The Backstory

All due respect

Breaking the cycle of med student mistreatment

Nathaniel Morris, MD, well remembers being humiliated by a supervisor during his first days of surgery training as a medical student on the East Coast. Morris was learning how to stitch closed an open wound. “The surgeon told me, ‘You suture like Helen Keller,’” says Morris, who is now a resident in psychiatry at Stanford. “Then he kind of laughed.”

Far from a hidden problem, the reality is that students are routinely humiliated, belittled and harassed by supervisors while in medical school, according to data collected annually by the American Association of Medical Colleges.

“It is something that most medical students experience at some point,” Morris says.

Doctors will tell you it’s a tradition perpetuated by the profession’s hierarchical structure — attending physicians above residents above interns. And medical students, who are at the bottom, often face social pressure to “appear strong” and just deal with mistreatment. Though the humiliation is decried, it continues.

“Once the learners become the teachers, the cycle of mistreatment often repeats with residents and physicians treating students as they were treated,” wrote a group of Stanford educators in an article published in Academic Psychiatry last spring.

In 2009, notes the article, the dean of Stanford’s medical school saw that the rate of mistreatment reported by Stanford’s graduating medical students had increased above the national average, leading him to heighten efforts to break the cycle. New programs included receiving monthly feedback from students about problems, and educating students on ways to report problems without fear of reprisal.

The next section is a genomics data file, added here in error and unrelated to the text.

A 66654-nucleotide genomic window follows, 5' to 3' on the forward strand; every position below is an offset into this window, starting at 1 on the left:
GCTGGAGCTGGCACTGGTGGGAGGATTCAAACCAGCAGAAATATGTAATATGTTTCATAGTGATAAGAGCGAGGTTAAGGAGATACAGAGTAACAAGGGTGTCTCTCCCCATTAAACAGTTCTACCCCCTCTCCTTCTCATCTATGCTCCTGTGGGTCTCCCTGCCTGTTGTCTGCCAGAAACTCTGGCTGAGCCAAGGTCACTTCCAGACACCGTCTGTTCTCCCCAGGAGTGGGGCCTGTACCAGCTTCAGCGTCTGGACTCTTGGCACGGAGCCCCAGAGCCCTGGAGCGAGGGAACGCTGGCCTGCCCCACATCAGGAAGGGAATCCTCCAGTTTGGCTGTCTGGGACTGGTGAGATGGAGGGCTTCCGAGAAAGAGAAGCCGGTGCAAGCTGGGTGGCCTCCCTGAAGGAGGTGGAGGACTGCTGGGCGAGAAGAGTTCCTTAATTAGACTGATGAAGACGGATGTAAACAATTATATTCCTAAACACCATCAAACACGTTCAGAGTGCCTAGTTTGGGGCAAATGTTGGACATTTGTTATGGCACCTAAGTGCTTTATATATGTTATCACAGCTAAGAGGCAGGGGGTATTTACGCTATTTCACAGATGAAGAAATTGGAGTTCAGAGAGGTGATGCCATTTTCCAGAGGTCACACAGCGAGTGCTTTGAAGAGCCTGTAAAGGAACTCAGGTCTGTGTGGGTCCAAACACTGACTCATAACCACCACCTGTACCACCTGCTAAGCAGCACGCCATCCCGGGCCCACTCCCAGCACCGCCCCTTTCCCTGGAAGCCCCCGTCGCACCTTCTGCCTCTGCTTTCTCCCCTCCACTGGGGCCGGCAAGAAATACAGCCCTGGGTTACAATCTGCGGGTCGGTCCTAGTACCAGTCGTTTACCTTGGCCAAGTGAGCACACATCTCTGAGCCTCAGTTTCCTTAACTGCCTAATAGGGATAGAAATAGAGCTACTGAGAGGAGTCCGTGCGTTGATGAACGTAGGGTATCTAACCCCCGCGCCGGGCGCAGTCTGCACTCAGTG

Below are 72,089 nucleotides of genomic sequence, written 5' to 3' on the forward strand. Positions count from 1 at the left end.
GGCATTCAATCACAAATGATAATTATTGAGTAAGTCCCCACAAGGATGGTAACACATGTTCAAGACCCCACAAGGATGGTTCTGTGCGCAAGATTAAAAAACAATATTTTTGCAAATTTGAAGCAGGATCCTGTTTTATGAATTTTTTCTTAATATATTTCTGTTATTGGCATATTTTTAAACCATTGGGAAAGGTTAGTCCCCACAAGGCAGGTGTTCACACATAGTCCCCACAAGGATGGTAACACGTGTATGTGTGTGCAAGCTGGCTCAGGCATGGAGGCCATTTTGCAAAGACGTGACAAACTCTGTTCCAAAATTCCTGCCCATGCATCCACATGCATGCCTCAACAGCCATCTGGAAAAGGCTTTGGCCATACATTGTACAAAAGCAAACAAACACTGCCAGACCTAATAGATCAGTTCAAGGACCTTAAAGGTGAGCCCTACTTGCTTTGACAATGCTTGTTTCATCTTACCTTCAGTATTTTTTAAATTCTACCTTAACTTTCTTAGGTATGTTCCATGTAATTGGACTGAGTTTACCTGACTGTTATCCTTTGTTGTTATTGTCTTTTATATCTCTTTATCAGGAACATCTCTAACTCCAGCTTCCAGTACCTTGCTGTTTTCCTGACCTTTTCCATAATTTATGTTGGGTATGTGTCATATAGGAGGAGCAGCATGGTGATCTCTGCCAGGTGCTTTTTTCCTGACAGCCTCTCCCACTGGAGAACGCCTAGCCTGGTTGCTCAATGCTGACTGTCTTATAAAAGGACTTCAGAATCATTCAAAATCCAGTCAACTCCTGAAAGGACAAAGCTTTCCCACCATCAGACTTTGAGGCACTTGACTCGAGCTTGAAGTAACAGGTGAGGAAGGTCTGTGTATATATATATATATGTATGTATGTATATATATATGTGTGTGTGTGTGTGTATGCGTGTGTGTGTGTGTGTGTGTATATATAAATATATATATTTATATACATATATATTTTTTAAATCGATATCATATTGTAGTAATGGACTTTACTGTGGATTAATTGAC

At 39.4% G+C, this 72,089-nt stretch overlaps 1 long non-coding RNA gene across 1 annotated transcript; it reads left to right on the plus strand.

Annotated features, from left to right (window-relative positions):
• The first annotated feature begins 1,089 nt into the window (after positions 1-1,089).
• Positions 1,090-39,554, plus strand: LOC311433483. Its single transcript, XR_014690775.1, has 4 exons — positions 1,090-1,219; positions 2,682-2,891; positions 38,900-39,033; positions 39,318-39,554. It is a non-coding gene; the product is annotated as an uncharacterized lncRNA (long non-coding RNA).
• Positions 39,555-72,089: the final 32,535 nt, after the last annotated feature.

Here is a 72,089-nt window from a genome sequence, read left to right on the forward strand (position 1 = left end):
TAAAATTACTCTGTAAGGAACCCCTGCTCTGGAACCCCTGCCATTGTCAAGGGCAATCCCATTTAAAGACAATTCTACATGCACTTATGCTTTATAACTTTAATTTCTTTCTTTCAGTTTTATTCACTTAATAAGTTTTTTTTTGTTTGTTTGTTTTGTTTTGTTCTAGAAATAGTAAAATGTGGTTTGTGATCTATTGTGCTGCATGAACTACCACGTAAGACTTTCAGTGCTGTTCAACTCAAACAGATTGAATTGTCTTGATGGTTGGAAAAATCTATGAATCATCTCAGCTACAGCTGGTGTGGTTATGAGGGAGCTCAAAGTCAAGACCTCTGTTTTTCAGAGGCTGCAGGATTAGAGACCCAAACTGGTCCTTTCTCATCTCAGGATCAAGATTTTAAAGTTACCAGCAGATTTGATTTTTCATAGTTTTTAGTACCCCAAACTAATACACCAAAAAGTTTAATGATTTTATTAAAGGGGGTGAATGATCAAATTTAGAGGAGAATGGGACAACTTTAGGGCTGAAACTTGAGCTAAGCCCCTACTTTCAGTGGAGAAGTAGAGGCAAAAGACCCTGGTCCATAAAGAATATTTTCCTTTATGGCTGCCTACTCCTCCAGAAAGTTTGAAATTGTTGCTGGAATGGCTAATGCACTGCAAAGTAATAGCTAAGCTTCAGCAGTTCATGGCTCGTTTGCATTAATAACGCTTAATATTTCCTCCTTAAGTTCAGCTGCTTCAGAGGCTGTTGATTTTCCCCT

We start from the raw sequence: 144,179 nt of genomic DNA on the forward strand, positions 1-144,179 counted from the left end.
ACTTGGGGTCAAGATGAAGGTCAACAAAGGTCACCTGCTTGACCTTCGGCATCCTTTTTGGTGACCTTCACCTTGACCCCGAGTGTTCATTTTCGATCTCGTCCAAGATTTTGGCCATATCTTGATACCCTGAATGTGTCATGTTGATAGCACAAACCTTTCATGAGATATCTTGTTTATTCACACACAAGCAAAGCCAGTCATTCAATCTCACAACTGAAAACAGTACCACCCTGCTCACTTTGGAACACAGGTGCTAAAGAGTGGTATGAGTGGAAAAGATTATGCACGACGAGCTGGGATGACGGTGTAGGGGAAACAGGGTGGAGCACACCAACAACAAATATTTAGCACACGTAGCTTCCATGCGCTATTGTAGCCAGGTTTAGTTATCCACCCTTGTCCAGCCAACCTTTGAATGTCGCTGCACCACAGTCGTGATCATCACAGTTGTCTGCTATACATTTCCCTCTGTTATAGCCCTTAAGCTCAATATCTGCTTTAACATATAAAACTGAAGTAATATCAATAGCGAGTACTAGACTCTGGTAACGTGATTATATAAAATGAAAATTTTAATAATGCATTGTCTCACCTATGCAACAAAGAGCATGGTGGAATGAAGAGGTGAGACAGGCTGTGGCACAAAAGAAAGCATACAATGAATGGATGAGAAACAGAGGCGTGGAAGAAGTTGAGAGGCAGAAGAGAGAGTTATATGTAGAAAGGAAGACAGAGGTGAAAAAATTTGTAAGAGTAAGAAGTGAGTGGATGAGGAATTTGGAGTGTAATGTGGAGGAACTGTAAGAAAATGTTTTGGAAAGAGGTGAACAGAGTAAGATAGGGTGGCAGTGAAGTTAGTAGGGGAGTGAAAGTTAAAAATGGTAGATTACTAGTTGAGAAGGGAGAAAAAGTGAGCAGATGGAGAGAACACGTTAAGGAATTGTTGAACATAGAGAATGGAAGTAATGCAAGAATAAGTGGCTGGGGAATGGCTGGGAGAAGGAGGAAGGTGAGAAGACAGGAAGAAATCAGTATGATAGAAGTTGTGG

“When we started this mistreatment initiative in 2010 it was a program ahead of what other medical schools were doing,” says Rebecca Smith-Coggins, MD, lead author of the paper and associate dean for medical student life advising. “We wanted other schools to have an example of a program to help develop their own.”

The authors report that the program is making progress, citing data collected from the AAMC medical school graduation questionnaire.

The study reports that by 2014, students were half as likely to cite fear of reprisal as the reason they failed to report an episode of mistreatment.

In addition, from 2012 to 2014, smaller percentages of students reported experiencing mistreatment, according to the study. In 2012, 55 percent of the 63 students who responded reported experiencing mistreatment; in 2013, the figure dropped to 52 percent of the 64 students who responded; and in 2014, it dropped again to 34 percent of the 48 students who responded, Smith-Coggins says.

“It’s been our goal to help our educators find respectful ways to teach, and to help our students understand the culture of medicine, and to make sure issues are addressed without fear of reprisal for the student,” says Smith-Coggins.

Additional efforts include a policy for addressing claims of mistreatment that includes disciplinary action if necessary, and a series of educational videos depicting behavior that students may interpret as mistreatment.

Since the study was published, representatives from about a dozen medical schools have asked Smith-Coggins for advice on how to set up similar programs, she says.

“We are focusing on this so intently in medical school so our future residents and attending physicians will change,” Smith-Coggins says. “Culture change is such a difficult beast. But that’s the hope.”

Tracie White is a science writer for the medical school’s Office of Communication & Public Affairs. Email her at tracie.white@stanford.edu.

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